Heart failure is a major public health problem in the United States, and it continues to be the leading cause of hospitalization in people over age 65. Unfortunately, the prognosis for this condition isn't positive: 50% of patients with heart failure over a 4-year period will die of the disease. More than 287,000 people die yearly of heart failure, and 40% of patients admitted to the hospital with the condition die or are readmitted within 1 year. Not to mention that the estimated annual cost for the management of heart failure in 2006 was $29.6 billion dollars.
In this article, I'll help you understand the pathophysiology, causes, and signs and symptoms of heart failure; important diagnostic tools and treatment options; and patient-teaching strategies to help your patient manage his condition.
Back to basics
The basic definition of heart failure, formerly known as congestive heart failure, is the heart's inability to pump enough blood to meet the body's oxygen and nutrient demands. Heart failure can be systolic or diastolic, left or right sided, and acute or chronic. As a nurse, you're likely to take care of patients who are experiencing an acute exacerbation of heart failure in the hospital and those who are managing chronic heart failure in the outpatient setting.
Let's take a closer look at the categories of heart failure:
- systolic heart failure (pumping problem)—the inability of the heart to contract enough to provide blood flow forward
- diastolic heart failure (filling problem)—the inability of the left ventricle to relax normally, resulting in fluid backing up into the lungs
- left-sided heart failure—the inability of the left ventricle to pump enough blood, causing fluid to back up into the lungs
- right-sided heart failure—the inefficient pumping of the right side of the heart, causing congestion or fluid buildup in the abdomen, legs, and feet
- acute heart failure—an emergency situation in which a patient who was completely asymptomatic before the onset of heart failure decompensates when there's an acute injury to the heart, such as a myocardial infarction (MI), impairing its ability to function
- chronic heart failure—a long-term syndrome in which the patient experiences persistent signs and symptoms over an extended period of time, likely as a result of a preexisting cardiac condition.
Cause and effect
There are a variety of conditions that can lead to the development of heart failure; however, the progressive process that occurs in response to one of these initiating events is similar. These conditions include:
- coronary artery disease. Atherosclerosis of the coronary arteries is the primary cause of heart failure; it's found in more than 60% of patients with the condition. Hypoxia and acidosis lead to ischemia, which causes an MI that leads to heart muscle necrosis, myocardial cell death, and loss of contractility. The extent of the MI correlates with the severity of the heart failure.
- cardiomyopathy. A disease of the myocardium, there are three types of cardiomyopathy: dilated, hypertrophic, and restrictive (see Picturing dilated cardiomyopathy). The most common type, dilated cardiomyopathy may result from an unknown cause (idiopathic), an inflammatory process such as myocarditis, or alcohol abuse; it causes diffuse cellular necrosis and fibrosis, leading to decreased contractility (systolic failure). Hypertrophic and restrictive cardiomyopathy lead to decreased distensibility and ventricular filling (diastolic failure). Heart failure due to cardiomyopathy usually becomes chronic and progressive; however, both may resolve if the cause, such as alcohol use, is removed.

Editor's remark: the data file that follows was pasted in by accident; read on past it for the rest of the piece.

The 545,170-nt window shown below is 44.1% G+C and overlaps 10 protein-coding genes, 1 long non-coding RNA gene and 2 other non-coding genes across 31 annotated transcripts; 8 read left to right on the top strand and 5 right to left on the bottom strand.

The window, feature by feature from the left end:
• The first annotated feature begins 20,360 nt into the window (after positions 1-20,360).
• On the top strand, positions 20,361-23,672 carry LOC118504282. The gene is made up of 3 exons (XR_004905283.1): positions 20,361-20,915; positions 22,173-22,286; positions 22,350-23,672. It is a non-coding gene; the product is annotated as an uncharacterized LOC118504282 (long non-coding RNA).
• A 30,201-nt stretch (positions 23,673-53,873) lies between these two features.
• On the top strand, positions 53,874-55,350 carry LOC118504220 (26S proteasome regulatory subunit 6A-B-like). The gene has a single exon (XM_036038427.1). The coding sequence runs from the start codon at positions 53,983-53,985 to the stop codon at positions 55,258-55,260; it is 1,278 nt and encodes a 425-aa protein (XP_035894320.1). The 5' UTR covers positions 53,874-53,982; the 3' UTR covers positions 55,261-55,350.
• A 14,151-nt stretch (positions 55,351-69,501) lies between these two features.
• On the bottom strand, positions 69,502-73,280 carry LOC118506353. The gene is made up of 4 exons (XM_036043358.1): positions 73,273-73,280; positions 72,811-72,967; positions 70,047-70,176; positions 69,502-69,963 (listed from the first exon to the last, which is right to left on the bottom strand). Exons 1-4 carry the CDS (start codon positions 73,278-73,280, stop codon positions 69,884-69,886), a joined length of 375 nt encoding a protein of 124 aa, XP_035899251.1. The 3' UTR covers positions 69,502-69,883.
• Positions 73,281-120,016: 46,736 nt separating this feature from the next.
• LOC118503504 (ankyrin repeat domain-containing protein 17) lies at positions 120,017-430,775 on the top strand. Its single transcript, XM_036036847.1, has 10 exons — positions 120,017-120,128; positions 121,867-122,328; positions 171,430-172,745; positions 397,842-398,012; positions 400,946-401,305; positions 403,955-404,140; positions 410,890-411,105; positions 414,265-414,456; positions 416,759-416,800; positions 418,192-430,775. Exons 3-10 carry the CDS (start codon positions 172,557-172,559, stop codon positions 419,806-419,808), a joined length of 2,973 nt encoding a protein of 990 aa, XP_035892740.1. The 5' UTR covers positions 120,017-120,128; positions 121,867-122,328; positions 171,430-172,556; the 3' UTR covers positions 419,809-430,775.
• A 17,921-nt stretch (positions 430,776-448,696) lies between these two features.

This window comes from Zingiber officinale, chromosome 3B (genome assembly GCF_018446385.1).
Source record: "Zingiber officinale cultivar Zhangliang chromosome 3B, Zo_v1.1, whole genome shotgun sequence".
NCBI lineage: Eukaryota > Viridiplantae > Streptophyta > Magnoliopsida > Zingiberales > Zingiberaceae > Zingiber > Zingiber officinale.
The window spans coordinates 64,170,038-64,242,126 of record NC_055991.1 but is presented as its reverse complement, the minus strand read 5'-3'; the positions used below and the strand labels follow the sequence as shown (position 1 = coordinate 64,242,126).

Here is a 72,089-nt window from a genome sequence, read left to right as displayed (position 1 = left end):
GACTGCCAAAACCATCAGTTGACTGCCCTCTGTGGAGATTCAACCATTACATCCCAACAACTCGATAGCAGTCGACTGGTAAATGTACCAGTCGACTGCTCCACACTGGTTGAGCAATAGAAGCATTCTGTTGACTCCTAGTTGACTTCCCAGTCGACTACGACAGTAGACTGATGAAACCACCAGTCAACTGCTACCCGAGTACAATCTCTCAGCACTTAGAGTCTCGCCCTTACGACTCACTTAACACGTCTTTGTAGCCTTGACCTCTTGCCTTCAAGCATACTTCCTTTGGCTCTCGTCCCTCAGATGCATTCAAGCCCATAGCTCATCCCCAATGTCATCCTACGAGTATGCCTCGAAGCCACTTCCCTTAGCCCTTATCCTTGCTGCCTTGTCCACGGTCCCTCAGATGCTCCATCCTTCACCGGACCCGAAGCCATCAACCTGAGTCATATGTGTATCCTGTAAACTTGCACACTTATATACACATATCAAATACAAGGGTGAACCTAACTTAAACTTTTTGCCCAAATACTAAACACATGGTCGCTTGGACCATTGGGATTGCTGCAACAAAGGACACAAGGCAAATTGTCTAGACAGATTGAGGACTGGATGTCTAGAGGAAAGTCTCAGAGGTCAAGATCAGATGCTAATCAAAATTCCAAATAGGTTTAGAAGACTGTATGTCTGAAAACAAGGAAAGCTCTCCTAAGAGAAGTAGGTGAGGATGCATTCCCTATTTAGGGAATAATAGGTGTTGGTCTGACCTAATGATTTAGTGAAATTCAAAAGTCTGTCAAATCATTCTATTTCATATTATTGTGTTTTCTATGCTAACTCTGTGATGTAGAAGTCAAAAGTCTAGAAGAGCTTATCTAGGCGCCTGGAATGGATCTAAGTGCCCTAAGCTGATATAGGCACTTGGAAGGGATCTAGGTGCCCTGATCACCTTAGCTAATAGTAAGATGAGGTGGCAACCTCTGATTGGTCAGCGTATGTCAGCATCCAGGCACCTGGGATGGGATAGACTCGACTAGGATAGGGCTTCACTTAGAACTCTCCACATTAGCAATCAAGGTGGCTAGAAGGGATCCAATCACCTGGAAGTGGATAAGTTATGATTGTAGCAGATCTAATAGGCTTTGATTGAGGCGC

- hypertension. Systemic or pulmonary hypertension increases the heart's workload, leading to hypertrophy of its muscle fibers. This hypertrophy may impair the heart's ability to fill properly during diastole, and the hypertrophied ventricle may eventually fail (see Picturing left ventricular hypertrophy).
- valvular heart disease. The valves ensure that blood flows in one direction. In valvular disorders, blood has an increasing difficulty moving forward, increasing pressure within the heart and cardiac workload and leading to heart failure. Degenerative aortic stenosis and chronic aortic and mitral regurgitation are often the culprits.
Other conditions that may contribute to the development and severity of heart failure include:
- increased metabolic rate
- iron overload
- severe anemia
- electrolyte abnormalities
- cardiac dysrhythmias
Signs and symptoms afoot
Often, signs and symptoms of heart failure are the key to early detection because they lead a patient to seek medical attention.
Signs and symptoms of left-sided heart failure are related to pulmonary congestion and include:
- unexplained cough
- pulmonary crackles
- low oxygen saturation levels
- third heart sound (S3)
- reduced urine output
- altered digestion
- dizziness and light-headedness
- restlessness and anxiety
- fatigue and weakness.
Signs and symptoms of right-sided heart failure include:
- lower extremity edema
- enlargement of the liver
- ascites (accumulation of fluid in the peritoneal cavity)
- abdominal pain
- weight gain
When a patient presents with symptoms of heart failure, there's an initial set of assessments, lab studies, and diagnostic tests that must be done in order to confirm the diagnosis.
The most important piece of the patient assessment is the initial medical history and physical exam. The nurse is often the first person to obtain data from the patient about his history. It's important to gather information regarding the patient's risk profile, history of cardiac events, and response to previous therapies if this isn't a new diagnosis. There are also many questions you can ask to elicit important clinical data to help the healthcare provider determine the cause and severity of heart failure and the treatment plan for the patient. See Assessment questions for heart failure for a list of questions developed by the American Association of Heart Failure Nurses that can help you complete the initial assessment.